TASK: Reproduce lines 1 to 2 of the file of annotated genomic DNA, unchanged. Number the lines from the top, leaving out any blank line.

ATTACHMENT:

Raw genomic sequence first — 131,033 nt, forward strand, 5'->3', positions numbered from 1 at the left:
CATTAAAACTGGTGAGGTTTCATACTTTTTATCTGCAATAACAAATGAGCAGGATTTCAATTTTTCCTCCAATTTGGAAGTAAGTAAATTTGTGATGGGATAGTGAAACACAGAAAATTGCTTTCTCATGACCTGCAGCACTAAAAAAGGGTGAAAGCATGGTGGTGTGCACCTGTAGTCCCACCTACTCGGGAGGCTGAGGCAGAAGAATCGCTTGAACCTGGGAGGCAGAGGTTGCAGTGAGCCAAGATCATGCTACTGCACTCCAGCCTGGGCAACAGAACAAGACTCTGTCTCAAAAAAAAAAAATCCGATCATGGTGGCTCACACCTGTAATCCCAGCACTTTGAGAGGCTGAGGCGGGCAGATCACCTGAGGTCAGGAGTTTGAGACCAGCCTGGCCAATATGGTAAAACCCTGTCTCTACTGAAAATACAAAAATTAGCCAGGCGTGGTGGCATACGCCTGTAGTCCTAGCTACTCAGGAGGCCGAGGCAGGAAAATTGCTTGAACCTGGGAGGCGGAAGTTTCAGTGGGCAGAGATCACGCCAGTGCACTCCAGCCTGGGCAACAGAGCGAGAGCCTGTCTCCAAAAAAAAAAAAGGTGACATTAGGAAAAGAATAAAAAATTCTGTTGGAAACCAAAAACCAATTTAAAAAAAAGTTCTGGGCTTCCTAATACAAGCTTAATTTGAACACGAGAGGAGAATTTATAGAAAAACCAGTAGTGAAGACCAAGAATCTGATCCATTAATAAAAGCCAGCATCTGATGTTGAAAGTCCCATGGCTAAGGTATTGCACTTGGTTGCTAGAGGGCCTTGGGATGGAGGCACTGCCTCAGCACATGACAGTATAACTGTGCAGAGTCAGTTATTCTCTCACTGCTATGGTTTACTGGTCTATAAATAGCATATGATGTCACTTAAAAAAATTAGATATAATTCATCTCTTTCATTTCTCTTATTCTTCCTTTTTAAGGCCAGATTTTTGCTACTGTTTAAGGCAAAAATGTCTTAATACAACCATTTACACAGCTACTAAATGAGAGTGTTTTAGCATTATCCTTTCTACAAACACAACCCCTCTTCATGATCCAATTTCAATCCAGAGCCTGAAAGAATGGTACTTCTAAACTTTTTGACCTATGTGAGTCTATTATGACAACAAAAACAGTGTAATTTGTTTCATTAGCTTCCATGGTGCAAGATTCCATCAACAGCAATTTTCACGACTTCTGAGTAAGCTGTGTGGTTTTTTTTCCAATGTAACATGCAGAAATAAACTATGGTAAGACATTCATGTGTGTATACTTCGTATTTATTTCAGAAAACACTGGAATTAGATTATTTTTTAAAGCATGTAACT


Raw genomic sequence first — 131,033 nt, forward strand, 5'->3', positions numbered from 1 at the left:
CATTAAAACTGGTGAGGTTTCATACTTTTTATCTGCAATAACAAATGAGCAGGATTTCAATTTTTCCTCCAATTTGGAAGTAAGTAAATTTGTGATGGGATAGTGAAACACAGAAAATTGCTTTCTCATGACCTGCAGCACTAAAAAAGGGTGAAAGCATGGTGGTGTGCACCTGTAGTCCCACCTACTCGGGAGGCTGAGGCAGAAGAATCGCTTGAACCTGGGAGGCAGAGGTTGCAGTGAGCCAAGATCATGCTACTGCACTCCAGCCTGGGCAACAGAACAAGACTCTGTCTCAAAAAAAAAAAATCCGATCATGGTGGCTCACACCTGTAATCCCAGCACTTTGAGAGGCTGAGGCGGGCAGATCACCTGAGGTCAGGAGTTTGAGACCAGCCTGGCCAATATGGTAAAACCCTGTCTCTACTGAAAATACAAAAATTAGCCAGGCGTGGTGGCATACGCCTGTAGTCCTAGCTACTCAGGAGGCCGAGGCAGGAAAATTGCTTGAACCTGGGAGGCGGAAGTTTCAGTGGGCAGAGATCACGCCAGTGCACTCCAGCCTGGGCAACAGAGCGAGAGCCTGTCTCCAAAAAAAAAAAAGGTGACATTAGGAAAAGAATAAAAAATTCTGTTGGAAACCAAAAACCAATTTAAAAAAAAGTTCTGGGCTTCCTAATACAAGCTTAATTTGAACACGAGAGGAGAATTTATAGAAAAACCAGTAGTGAAGACCAAGAATCTGATCCATTAATAAAAGCCAGCATCTGATGTTGAAAGTCCCATGGCTAAGGTATTGCACTTGGTTGCTAGAGGGCCTTGGGATGGAGGCACTGCCTCAGCACATGACAGTATAACTGTGCAGAGTCAGTTATTCTCTCACTGCTATGGTTTACTGGTCTATAAATAGCATATGATGTCACTTAAAAAAATTAGATATAATTCATCTCTTTCATTTCTCTTATTCTTCCTTTTTAAGGCCAGATTTTTGCTACTGTTTAAGGCAAAAATGTCTTAATACAACCATTTACACAGCTACTAAATGAGAGTGTTTTAGCATTATCCTTTCTACAAACACAACCCCTCTTCATGATCCAATTTCAATCCAGAGCCTGAAAGAATGGTACTTCTAAACTTTTTGACCTATGTGAGTCTATTATGACAACAAAAACAGTGTAATTTGTTTCATTAGCTTCCATGGTGCAAGATTCCATCAACAGCAATTTTCACGACTTCTGAGTAAGCTGTGTGGTTTTTTTTCCAATGTAACATGCAGAAATAAACTATGGTAAGACATTCATGTGTGTATACTTCGTATTTATTTCAGAAAACACTGGAATTAGATTATTTTTTAAAGCATGTAACT